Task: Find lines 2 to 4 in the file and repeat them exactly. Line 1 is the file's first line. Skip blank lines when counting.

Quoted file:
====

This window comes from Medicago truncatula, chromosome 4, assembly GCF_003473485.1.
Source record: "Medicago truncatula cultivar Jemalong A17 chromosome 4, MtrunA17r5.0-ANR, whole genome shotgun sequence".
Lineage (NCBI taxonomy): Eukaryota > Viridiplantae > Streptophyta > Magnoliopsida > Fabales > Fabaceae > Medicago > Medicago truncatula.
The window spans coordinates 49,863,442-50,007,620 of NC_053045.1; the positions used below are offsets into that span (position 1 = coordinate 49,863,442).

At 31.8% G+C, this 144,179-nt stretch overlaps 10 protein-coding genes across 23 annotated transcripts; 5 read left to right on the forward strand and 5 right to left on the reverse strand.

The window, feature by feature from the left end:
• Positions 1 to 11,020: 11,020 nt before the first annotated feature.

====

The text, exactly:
Source record: "Medicago truncatula cultivar Jemalong A17 chromosome 4, MtrunA17r5.0-ANR, whole genome shotgun sequence".
Lineage (NCBI taxonomy): Eukaryota > Viridiplantae > Streptophyta > Magnoliopsida > Fabales > Fabaceae > Medicago > Medicago truncatula.
The window spans coordinates 49,863,442-50,007,620 of NC_053045.1; the positions used below are offsets into that span (position 1 = coordinate 49,863,442).